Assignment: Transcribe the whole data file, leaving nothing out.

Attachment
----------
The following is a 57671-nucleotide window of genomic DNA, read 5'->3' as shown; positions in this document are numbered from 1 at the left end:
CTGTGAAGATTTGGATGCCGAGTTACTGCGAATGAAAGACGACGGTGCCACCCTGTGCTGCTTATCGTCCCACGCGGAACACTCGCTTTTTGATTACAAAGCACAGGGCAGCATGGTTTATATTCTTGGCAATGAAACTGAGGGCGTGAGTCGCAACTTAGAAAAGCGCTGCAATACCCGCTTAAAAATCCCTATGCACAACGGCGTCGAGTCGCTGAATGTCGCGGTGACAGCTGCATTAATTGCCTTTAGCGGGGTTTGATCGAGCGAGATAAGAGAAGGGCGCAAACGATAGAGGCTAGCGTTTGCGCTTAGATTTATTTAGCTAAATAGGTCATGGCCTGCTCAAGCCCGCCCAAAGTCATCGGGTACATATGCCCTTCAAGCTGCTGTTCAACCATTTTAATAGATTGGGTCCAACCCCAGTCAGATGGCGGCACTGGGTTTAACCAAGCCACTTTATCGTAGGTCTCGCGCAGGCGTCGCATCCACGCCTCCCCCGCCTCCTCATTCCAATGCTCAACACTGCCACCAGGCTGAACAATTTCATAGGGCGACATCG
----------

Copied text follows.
The following is a 57671-nucleotide window of genomic DNA, read 5'->3' as shown; positions in this document are numbered from 1 at the left end:
CTGTGAAGATTTGGATGCCGAGTTACTGCGAATGAAAGACGACGGTGCCACCCTGTGCTGCTTATCGTCCCACGCGGAACACTCGCTTTTTGATTACAAAGCACAGGGCAGCATGGTTTATATTCTTGGCAATGAAACTGAGGGCGTGAGTCGCAACTTAGAAAAGCGCTGCAATACCCGCTTAAAAATCCCTATGCACAACGGCGTCGAGTCGCTGAATGTCGCGGTGACAGCTGCATTAATTGCCTTTAGCGGGGTTTGATCGAGCGAGATAAGAGAAGGGCGCAAACGATAGAGGCTAGCGTTTGCGCTTAGATTTATTTAGCTAAATAGGTCATGGCCTGCTCAAGCCCGCCCAAAGTCATCGGGTACATATGCCCTTCAAGCTGCTGTTCAACCATTTTAATAGATTGGGTCCAACCCCAGTCAGATGGCGGCACTGGGTTTAACCAAGCCACTTTATCGTAGGTCTCGCGCAGGCGTCGCATCCACGCCTCCCCCGCCTCCTCATTCCAATGCTCAACACTGCCACCAGGCTGAACAATTTCATAGGGCGACATCG